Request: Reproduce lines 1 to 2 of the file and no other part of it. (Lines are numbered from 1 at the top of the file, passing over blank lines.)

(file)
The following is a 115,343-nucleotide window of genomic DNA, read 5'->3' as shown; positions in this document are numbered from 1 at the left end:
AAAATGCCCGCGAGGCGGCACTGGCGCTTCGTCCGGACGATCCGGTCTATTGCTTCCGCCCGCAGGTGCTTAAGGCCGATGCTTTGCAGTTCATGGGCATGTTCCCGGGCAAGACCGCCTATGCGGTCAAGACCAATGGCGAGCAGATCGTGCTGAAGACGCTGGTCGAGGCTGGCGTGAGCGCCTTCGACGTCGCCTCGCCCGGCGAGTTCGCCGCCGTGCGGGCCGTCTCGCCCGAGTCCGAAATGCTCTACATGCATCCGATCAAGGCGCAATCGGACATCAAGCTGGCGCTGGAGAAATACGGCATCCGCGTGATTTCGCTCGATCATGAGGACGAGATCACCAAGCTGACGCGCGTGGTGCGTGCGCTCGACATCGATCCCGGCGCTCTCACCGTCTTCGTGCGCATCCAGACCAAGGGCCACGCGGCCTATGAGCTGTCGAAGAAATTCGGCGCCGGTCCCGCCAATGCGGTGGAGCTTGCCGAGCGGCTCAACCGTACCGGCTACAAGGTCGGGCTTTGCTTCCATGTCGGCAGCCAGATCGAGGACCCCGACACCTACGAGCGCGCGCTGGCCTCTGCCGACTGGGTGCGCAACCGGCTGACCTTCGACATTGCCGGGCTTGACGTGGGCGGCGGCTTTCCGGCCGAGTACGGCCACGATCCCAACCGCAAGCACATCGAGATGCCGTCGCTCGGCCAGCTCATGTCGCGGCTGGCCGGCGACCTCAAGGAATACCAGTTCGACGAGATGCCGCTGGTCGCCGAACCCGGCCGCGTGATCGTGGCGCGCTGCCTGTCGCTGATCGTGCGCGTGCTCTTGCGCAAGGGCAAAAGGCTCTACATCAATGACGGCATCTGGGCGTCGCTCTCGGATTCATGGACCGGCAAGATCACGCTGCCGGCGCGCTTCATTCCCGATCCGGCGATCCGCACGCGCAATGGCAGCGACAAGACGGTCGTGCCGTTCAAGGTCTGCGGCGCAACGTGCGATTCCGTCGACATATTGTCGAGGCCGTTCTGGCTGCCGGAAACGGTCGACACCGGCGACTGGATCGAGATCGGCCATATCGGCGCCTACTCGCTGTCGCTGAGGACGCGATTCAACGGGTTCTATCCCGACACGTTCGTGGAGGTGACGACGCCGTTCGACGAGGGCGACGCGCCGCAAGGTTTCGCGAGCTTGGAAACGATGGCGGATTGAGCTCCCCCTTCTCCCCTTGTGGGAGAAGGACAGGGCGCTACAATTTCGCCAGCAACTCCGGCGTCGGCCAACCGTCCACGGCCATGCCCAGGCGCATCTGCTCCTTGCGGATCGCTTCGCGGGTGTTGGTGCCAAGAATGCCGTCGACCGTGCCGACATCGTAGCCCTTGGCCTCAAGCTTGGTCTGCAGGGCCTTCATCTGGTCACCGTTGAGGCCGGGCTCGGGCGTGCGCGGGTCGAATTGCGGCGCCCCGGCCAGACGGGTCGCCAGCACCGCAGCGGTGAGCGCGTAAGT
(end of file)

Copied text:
The following is a 115,343-nucleotide window of genomic DNA, read 5'->3' as shown; positions in this document are numbered from 1 at the left end:
AAAATGCCCGCGAGGCGGCACTGGCGCTTCGTCCGGACGATCCGGTCTATTGCTTCCGCCCGCAGGTGCTTAAGGCCGATGCTTTGCAGTTCATGGGCATGTTCCCGGGCAAGACCGCCTATGCGGTCAAGACCAATGGCGAGCAGATCGTGCTGAAGACGCTGGTCGAGGCTGGCGTGAGCGCCTTCGACGTCGCCTCGCCCGGCGAGTTCGCCGCCGTGCGGGCCGTCTCGCCCGAGTCCGAAATGCTCTACATGCATCCGATCAAGGCGCAATCGGACATCAAGCTGGCGCTGGAGAAATACGGCATCCGCGTGATTTCGCTCGATCATGAGGACGAGATCACCAAGCTGACGCGCGTGGTGCGTGCGCTCGACATCGATCCCGGCGCTCTCACCGTCTTCGTGCGCATCCAGACCAAGGGCCACGCGGCCTATGAGCTGTCGAAGAAATTCGGCGCCGGTCCCGCCAATGCGGTGGAGCTTGCCGAGCGGCTCAACCGTACCGGCTACAAGGTCGGGCTTTGCTTCCATGTCGGCAGCCAGATCGAGGACCCCGACACCTACGAGCGCGCGCTGGCCTCTGCCGACTGGGTGCGCAACCGGCTGACCTTCGACATTGCCGGGCTTGACGTGGGCGGCGGCTTTCCGGCCGAGTACGGCCACGATCCCAACCGCAAGCACATCGAGATGCCGTCGCTCGGCCAGCTCATGTCGCGGCTGGCCGGCGACCTCAAGGAATACCAGTTCGACGAGATGCCGCTGGTCGCCGAACCCGGCCGCGTGATCGTGGCGCGCTGCCTGTCGCTGATCGTGCGCGTGCTCTTGCGCAAGGGCAAAAGGCTCTACATCAATGACGGCATCTGGGCGTCGCTCTCGGATTCATGGACCGGCAAGATCACGCTGCCGGCGCGCTTCATTCCCGATCCGGCGATCCGCACGCGCAATGGCAGCGACAAGACGGTCGTGCCGTTCAAGGTCTGCGGCGCAACGTGCGATTCCGTCGACATATTGTCGAGGCCGTTCTGGCTGCCGGAAACGGTCGACACCGGCGACTGGATCGAGATCGGCCATATCGGCGCCTACTCGCTGTCGCTGAGGACGCGATTCAACGGGTTCTATCCCGACACGTTCGTGGAGGTGACGACGCCGTTCGACGAGGGCGACGCGCCGCAAGGTTTCGCGAGCTTGGAAACGATGGCGGATTGAGCTCCCCCTTCTCCCCTTGTGGGAGAAGGACAGGGCGCTACAATTTCGCCAGCAACTCCGGCGTCGGCCAACCGTCCACGGCCATGCCCAGGCGCATCTGCTCCTTGCGGATCGCTTCGCGGGTGTTGGTGCCAAGAATGCCGTCGACCGTGCCGACATCGTAGCCCTTGGCCTCAAGCTTGGTCTGCAGGGCCTTCATCTGGTCACCGTTGAGGCCGGGCTCGGGCGTGCGCGGGTCGAATTGCGGCGCCCCGGCCAGACGGGTCGCCAGCACCGCAGCGGTGAGCGCGTAAGT